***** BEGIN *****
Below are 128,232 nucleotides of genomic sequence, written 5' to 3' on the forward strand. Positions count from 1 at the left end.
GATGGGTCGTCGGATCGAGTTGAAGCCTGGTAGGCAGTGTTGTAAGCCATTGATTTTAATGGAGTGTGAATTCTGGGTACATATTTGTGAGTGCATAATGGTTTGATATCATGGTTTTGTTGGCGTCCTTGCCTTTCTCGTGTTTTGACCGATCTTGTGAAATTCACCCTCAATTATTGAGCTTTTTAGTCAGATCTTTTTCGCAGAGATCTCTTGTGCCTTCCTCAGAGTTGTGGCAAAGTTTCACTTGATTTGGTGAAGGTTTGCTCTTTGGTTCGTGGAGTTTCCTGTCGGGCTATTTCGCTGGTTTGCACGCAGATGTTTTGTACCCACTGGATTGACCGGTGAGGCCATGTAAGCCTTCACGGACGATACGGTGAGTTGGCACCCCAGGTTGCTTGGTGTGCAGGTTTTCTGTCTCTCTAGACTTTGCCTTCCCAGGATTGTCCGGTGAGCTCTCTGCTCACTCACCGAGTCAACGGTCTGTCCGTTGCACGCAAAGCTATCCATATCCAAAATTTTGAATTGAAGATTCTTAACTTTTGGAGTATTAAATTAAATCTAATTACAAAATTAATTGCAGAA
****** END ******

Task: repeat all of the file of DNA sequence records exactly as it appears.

Below are 128,232 nucleotides of genomic sequence, written 5' to 3' on the forward strand. Positions count from 1 at the left end.
GATGGGTCGTCGGATCGAGTTGAAGCCTGGTAGGCAGTGTTGTAAGCCATTGATTTTAATGGAGTGTGAATTCTGGGTACATATTTGTGAGTGCATAATGGTTTGATATCATGGTTTTGTTGGCGTCCTTGCCTTTCTCGTGTTTTGACCGATCTTGTGAAATTCACCCTCAATTATTGAGCTTTTTAGTCAGATCTTTTTCGCAGAGATCTCTTGTGCCTTCCTCAGAGTTGTGGCAAAGTTTCACTTGATTTGGTGAAGGTTTGCTCTTTGGTTCGTGGAGTTTCCTGTCGGGCTATTTCGCTGGTTTGCACGCAGATGTTTTGTACCCACTGGATTGACCGGTGAGGCCATGTAAGCCTTCACGGACGATACGGTGAGTTGGCACCCCAGGTTGCTTGGTGTGCAGGTTTTCTGTCTCTCTAGACTTTGCCTTCCCAGGATTGTCCGGTGAGCTCTCTGCTCACTCACCGAGTCAACGGTCTGTCCGTTGCACGCAAAGCTATCCATATCCAAAATTTTGAATTGAAGATTCTTAACTTTTGGAGTATTAAATTAAATCTAATTACAAAATTAATTGCAGAA